And, apart from the obvious implications of the sub-title, if there was any doubt as to Universal’s aspirations to make a sequel (or three) just listen to the scene-stealing (Spock-eared) baby who has the final squeal.

Phil. 08.06.16.

(Warcraft:The Beginning will screen at Event Cinemas, Innaloo.  Check or the press for details).

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a chilly affair                                                    

HuntU.S.A./Britain : CTC : 114mins.   2.5/5


Taking the reins as director, for the first time, Cedric Nicolas-Troyan (who worked on Snow White and the Huntsman) creates this ‘prequel’ to the earlier film with Charlize Theron and Chris Hemsworth reprising their roles of Ravenna, the Evil Queen and Eric, the Huntsman.  New cast members include Emily Blunt, Rob Brydon and Jessica Chastain.

Freya (Emily Blunt) Ravenna’s sister (and with the power to freeze her enemies) has been betrayed and sets out to train an army of huntsmen, including Eric (Chris Hemsworth) and Sara (Jessica Chastain).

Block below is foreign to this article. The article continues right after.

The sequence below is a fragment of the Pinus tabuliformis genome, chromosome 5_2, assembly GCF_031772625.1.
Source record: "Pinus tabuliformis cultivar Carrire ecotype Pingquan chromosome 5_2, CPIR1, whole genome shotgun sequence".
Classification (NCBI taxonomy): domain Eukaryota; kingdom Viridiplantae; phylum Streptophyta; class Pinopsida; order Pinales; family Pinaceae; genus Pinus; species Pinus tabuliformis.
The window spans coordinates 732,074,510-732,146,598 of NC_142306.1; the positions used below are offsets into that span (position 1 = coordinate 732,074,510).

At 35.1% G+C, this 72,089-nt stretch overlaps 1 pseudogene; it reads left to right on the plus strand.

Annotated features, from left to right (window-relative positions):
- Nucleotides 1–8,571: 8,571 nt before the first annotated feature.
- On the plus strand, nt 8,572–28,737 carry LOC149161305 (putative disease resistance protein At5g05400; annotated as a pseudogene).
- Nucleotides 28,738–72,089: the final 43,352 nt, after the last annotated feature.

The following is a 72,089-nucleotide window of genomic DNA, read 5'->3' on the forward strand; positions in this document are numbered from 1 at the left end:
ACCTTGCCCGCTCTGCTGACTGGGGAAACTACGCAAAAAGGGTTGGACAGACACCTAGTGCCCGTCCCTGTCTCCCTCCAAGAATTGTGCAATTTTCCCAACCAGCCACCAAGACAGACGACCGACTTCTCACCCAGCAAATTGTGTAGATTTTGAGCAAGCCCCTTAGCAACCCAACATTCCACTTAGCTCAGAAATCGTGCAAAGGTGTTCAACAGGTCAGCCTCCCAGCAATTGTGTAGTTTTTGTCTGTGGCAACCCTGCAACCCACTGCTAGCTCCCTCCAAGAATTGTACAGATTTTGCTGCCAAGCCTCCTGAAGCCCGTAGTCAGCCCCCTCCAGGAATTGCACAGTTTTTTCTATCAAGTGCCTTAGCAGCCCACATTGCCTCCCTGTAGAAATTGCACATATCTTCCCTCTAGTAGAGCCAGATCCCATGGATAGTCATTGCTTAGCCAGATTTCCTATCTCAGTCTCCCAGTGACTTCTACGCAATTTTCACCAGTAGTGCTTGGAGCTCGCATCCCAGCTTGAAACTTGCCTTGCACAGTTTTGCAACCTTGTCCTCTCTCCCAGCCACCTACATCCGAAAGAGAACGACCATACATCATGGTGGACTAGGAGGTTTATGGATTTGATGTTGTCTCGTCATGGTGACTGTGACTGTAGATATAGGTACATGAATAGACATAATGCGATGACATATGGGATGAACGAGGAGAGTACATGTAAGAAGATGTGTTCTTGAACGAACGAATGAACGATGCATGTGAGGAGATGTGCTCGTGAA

In an attempt to beef up the new film’s emotional clout, Huntsman puts love front and centre.  In fact, Freya, the Ice Queen, issues a mandate to her subjects that ‘there shall be no love’ in her kingdom (words which prove to have an ironic truthfulness about them).  When Sara and Eric break this rule with a mutual attraction, the stage is set for a prolonged struggle between the troops of Snow White and those of the Ice Queen.  Unfortunately, the chemistry between the two characters has more of a brother/sister feel to it and any potential love-making is swiftly cut off (this is a family film, after all).

One of the redeeming elements of the first film was the inclusion of the dwarfs – miniaturised but life-sized actors such as Eddie Marsan and Toby Jones.  Writers Craig Mazin, Evan Spiliotopoulos and Frank Darabont have wisely introduced two more, early in The Huntsman – Nion (Nick Frost) and Gryff (Rob Brydon) and they are a comic delight.